Together, instructional design and facilitation shape the way that students perceive activities and engage in a class. Whereas the course design includes not only content but also learning activities and assessments and sets up the overall expectations for what students will do, instructors communicate their pedagogical values and expectations to students through facilitation. Ma, Han, Yang, and Cheng (2015) found that course design has an effect on how students access learning materials in an online course, but that interactions and guidance affect how students complete learning tasks. Further, the manner and frequency of instructor interaction with students can be planned and affects how students approach learning activities (Dennen, 2005). When instructors are absent from interaction spaces, students will assume their work in those spaces is not valued or monitored, likening it to busy-work. Alternately, when instructors are overly dominant in the learning space, students will orient closely toward the instructor and may seek continuous instructor affirmation and place less value on peer interactions. Although this may sound like an ideal situation for students, as the dominant instructor in Dennen’s (2005) study learned, it is not a sustainable solution.

Looking to the future, more work might be done to support the needs of diverse student populations in online environments. Although little studied at this time, students from different backgrounds and cultures will likely benefit when their instructors embrace anti-oppressive pedagogies and promote critical awareness through reflection and discussion (Migueliz Valcarlos, Wolgemuth, Haraf, & Fisk, 2020). This recommendation is consistent with the notion that course design and pedagogical decisions made by instructors should be flexible and empower students (Rapanta et al., 2021).

Managerial Role

The instructor’s managerial role, alternately referred to as the administrative role, refers to course oversight. Berge (1995) suggested that this role is associated with managing objectives, time, and structural components of learning activities. In this sense, one can see a direct connection between the pedagogical role and the managerial role. Whereas the former is concerned directly with how students make meaning out of their course experiences, the latter provides the supporting structures and conditions for successful pedagogy.

Bonk et al. (2001) elaborated on Berge’s (1995) description of the managerial role with concrete examples from four cases. Under the managerial role, instructors engaged in tasks such as determining the class schedule and deadlines; planning and assigning groups; evaluating and revising parts of the course; and providing students with regular announcements and updates (Bonk et al., 2001). In this sense, the managerial role intersects directly with the instructional design process and includes localized tasks related to setting up and running each unique course offering. When these elements are in place at the start of a course, the instructor is better able to focus on student engagement and their pedagogical role (Arbaugh, 2010). Gómez-Rey et al. (2017) found that the importance or uniqueness of the managerial role for the online instructor has subsided in recent years, likely due to improvements in course design and technology.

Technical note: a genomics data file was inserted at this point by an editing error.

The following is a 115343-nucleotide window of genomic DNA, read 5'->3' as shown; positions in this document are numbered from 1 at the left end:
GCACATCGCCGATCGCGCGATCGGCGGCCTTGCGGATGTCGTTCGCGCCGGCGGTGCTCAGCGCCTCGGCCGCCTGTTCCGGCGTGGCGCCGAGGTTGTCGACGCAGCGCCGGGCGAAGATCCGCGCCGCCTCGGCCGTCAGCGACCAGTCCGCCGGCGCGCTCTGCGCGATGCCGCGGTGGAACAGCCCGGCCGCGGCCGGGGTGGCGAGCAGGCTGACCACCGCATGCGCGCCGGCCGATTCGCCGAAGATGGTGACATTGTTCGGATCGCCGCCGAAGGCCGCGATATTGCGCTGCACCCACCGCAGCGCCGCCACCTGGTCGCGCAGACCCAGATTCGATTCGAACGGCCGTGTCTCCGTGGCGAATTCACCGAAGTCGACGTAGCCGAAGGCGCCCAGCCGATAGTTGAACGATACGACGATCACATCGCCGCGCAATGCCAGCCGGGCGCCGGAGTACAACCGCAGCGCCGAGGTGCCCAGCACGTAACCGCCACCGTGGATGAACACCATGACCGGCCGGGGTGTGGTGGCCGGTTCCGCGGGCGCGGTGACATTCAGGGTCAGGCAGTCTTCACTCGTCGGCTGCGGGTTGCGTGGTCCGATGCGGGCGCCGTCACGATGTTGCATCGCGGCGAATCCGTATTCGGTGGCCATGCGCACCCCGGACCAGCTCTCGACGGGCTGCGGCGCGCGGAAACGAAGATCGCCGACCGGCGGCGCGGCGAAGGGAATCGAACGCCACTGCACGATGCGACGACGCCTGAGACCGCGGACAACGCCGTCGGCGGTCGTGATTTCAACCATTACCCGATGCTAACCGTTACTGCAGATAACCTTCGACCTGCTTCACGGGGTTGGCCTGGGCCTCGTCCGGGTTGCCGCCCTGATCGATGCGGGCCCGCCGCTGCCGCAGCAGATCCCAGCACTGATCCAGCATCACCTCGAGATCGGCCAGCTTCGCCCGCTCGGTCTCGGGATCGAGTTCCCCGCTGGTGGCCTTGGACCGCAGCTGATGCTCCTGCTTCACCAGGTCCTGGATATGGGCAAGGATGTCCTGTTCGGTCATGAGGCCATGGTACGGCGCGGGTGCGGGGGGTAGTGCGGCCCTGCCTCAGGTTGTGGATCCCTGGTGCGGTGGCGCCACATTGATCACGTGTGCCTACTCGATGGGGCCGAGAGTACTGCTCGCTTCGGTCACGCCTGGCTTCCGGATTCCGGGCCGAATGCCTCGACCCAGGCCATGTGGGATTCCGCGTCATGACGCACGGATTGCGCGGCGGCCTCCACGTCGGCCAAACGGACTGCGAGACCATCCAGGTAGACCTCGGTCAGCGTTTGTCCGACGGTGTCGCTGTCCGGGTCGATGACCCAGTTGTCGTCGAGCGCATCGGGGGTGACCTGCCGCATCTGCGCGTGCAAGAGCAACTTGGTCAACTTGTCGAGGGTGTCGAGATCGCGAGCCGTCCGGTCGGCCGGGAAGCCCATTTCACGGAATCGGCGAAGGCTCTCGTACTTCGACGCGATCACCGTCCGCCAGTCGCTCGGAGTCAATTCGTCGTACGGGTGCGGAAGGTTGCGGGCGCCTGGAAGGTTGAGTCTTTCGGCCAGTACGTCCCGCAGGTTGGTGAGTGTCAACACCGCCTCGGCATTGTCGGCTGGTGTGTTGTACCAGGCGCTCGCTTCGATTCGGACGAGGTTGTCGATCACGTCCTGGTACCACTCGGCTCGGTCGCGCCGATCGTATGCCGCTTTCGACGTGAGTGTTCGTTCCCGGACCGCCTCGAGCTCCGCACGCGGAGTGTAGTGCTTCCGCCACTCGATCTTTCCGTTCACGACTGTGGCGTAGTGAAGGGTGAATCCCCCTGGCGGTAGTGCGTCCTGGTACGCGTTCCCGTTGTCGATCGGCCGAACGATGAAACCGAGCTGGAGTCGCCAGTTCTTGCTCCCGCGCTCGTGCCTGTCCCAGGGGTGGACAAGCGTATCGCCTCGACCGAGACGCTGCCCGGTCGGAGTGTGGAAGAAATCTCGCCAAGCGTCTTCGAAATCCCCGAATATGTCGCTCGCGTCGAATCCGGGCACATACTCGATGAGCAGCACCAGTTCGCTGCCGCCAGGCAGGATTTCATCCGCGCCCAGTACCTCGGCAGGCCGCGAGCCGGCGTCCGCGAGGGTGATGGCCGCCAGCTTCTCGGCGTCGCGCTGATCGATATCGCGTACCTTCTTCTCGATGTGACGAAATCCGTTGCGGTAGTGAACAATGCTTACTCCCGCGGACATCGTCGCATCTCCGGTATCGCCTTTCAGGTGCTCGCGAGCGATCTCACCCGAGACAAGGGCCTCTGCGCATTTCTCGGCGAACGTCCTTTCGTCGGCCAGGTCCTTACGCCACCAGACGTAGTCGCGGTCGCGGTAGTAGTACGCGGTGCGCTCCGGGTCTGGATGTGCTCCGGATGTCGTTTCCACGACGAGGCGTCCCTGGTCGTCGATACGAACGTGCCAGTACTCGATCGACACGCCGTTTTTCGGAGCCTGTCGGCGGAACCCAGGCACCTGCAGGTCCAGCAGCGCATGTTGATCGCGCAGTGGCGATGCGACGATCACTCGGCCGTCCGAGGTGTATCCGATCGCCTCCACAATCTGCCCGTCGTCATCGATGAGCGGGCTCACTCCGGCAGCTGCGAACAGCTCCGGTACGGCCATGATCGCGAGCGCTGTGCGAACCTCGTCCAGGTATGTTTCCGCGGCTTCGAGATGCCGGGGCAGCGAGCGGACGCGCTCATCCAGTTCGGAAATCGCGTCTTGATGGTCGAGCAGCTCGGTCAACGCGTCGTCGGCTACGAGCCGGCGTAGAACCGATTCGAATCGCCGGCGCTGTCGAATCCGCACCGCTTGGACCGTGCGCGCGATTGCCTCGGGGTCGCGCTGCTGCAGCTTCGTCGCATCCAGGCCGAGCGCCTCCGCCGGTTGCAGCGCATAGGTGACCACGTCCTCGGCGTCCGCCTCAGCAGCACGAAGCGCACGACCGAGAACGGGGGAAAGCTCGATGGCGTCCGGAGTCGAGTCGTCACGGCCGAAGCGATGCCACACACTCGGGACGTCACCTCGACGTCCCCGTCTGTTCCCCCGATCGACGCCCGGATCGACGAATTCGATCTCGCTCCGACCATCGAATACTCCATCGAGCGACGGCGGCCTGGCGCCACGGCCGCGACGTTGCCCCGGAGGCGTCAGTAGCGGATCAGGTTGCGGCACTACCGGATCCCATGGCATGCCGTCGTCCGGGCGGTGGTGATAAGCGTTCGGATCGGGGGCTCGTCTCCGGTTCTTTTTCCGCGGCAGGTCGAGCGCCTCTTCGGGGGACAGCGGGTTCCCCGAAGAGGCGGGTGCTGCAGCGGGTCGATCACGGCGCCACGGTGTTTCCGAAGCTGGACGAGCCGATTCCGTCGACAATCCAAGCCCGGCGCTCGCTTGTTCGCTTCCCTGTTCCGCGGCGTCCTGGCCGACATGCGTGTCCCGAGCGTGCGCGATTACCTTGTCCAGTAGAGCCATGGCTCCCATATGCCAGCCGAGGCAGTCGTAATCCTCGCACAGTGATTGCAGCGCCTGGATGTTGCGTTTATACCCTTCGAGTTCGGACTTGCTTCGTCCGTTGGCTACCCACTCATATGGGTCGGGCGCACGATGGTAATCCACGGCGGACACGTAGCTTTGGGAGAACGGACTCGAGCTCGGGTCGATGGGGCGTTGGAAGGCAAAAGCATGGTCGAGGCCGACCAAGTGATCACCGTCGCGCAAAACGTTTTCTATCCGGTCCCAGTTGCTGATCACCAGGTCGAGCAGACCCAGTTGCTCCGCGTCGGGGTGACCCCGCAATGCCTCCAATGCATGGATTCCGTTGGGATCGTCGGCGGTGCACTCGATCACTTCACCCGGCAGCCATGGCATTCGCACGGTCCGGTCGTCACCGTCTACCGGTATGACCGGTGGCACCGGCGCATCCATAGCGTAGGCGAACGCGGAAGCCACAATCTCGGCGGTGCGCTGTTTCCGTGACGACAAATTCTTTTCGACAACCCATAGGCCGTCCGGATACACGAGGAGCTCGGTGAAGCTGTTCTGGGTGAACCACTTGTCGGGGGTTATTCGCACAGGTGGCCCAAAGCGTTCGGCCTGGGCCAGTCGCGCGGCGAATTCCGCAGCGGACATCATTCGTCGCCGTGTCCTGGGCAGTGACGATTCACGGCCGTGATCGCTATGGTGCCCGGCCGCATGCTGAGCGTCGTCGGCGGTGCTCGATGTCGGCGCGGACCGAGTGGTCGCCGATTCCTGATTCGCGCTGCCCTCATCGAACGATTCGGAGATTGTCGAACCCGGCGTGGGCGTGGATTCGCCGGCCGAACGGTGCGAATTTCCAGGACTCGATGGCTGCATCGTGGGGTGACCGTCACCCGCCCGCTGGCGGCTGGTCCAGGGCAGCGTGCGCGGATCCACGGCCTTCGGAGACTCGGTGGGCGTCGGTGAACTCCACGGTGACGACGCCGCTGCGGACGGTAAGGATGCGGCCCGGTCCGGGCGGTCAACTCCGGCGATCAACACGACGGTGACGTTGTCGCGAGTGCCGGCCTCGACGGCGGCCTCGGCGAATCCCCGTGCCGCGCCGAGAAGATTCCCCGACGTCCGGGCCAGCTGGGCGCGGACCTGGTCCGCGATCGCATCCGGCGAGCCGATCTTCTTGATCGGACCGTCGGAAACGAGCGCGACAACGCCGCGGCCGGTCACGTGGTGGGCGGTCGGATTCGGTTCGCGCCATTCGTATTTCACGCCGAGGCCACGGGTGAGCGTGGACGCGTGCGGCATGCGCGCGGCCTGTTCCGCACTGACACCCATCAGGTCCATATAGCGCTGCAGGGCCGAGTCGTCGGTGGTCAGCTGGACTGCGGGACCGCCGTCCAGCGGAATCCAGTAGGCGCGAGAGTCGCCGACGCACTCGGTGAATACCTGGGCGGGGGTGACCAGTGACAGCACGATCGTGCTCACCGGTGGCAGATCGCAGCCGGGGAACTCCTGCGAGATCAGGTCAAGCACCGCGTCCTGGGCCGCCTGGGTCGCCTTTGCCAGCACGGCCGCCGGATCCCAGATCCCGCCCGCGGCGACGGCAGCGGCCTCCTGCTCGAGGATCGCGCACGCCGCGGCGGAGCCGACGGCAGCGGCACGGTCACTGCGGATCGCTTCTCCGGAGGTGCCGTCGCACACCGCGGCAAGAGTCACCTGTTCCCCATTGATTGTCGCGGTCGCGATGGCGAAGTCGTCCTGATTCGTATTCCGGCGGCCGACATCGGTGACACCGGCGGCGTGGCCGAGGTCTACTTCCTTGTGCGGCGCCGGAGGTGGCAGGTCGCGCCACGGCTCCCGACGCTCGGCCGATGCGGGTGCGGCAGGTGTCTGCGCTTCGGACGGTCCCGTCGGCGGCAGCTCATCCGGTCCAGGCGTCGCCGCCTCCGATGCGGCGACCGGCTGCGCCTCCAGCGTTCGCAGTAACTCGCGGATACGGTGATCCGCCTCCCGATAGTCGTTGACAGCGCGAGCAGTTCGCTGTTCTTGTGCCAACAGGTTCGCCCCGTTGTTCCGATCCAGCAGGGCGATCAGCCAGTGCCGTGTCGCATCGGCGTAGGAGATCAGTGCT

Course-level administrative tasks also fall under the managerial role. A major task for online instructors is setting up the learning space, whether within an LMS or some other tool (Berge, 2008). Instructors also need to organize, provide access to, and monitor files and file sharing spaces (Alvarez et al., 2009). Course oversight may also require collecting and reporting data to other institutional offices, such as attendance dates and student learning outcomes. These data may be used to support institutional research and for accountability reporting to government and accreditation agencies.

Digital learning spaces make it easy for instructors to monitor student data, such as log-ins, course material accesses, and assignment submission times. Interestingly, despite the heavy focus on learning analytics as a means of supporting learning and retention in recent years, in one study both instructors and students rated instructor monitoring of student course access as the least important activity contributing to student satisfaction (Dennen et al., 2007). Analytics are useful for identifying students who are absent or at risk of failure, but they are limited because they sit at the gateway of pedagogy. Still, this represents a growing area of research with the aim of amplifying an instructor’s ability to meet both students’ managerial and pedagogical needs. Perhaps with improvements in artificial intelligence, future analytic systems will be able to not only provide alerts for at-risk students but also suggest moment-by-moment facilitation strategies, also supporting the instructor’s pedagogical function.